AstraZeneca has made a major leap into the world of personalised medicine by signing a cancer collaboration with Dako.

The Danish company will develop companion diagnostic tests for “multiple AstraZeneca oncology projects, including biologics and small molecules, in various stages of discovery and development”. The purpose of these tests is to determine the most appropriate cancer treatment for patients, the companies said, noting that financial terms of the deal have not been disclosed.

Alan Barge, head of oncology at AstraZeneca said the agreement “will enable us to develop novel, reimbursable products that can improve patients' lives”. He added that the alliance “heralds the intentions of both companies to work closely together to develop new drugs linked to diagnostic tests that predict which patients are most likely to respond to treatment, ensuring that we are giving the right treatment, to the right patient, the first time”.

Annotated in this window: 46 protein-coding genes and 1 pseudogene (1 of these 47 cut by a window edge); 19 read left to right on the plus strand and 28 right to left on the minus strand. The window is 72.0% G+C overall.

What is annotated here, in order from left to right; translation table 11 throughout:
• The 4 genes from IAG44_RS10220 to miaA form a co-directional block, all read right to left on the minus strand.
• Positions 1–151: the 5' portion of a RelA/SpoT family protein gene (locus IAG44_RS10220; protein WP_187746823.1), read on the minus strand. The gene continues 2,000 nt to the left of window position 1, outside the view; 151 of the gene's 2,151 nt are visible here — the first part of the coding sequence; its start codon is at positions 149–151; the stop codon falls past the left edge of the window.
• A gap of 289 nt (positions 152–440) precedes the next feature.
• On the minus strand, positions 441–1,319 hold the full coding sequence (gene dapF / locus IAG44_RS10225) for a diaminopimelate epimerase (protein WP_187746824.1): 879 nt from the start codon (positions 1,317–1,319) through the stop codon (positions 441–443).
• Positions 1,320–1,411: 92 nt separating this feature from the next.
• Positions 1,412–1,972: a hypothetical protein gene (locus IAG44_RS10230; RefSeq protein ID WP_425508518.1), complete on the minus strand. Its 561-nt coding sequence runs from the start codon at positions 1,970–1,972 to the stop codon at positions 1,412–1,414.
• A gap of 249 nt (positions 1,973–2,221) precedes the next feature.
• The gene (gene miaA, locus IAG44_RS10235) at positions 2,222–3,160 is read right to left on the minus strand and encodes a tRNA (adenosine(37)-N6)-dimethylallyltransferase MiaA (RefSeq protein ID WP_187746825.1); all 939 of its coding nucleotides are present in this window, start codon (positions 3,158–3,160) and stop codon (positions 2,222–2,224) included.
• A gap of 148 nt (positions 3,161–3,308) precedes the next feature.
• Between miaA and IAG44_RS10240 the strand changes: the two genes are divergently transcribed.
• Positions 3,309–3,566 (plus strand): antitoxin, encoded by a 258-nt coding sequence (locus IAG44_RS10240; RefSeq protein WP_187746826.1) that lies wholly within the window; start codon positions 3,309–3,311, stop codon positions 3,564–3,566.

Interestingly, Ruth March, personalised healthcare leader at the Anglo-Swedish drugmaker went on to say the agreement is” the first in a series of strategic alliances with diagnostic companies”. AstraZeneca spokesman Chris Sampson told PharmaTimes World News that the company is not disclosing just yet what other areas other than cancer it is considering for diagnostic tie-ups, but noted that the Dako deal “is signalling how we plan to build up personalised healthcare, an area we don’t have expertise in in-house”.

The agreement comes a few months after the launch in Europe for the almost-forgotten drug Iressa (gefitinib) specifically for adults with locally advanced non-small cell lung cancer with activating mutations of epidermal growth factor receptor-tyrosine kinase.

Dako chief executive Lars Holmkvist said that “targeted treatment with personalised medicine is the future” and the outcome of the collaboration with AstraZeneca “will be beneficial not only for cancer patients, but is also a significant contributive factor in cutting healthcare costs”.

Dako is owned by the private equity fund EQT V, which bought Novo Nordisk’s 27% share of the firm in 2007. Last summer it signed a deal with Roche’s Genentech unit to collaborate on companion diagnostics for the blockbuster Herceptin (trastuzumab) in patients with advanced HER2-positive stomach cancer, having already developed breast cancer tests.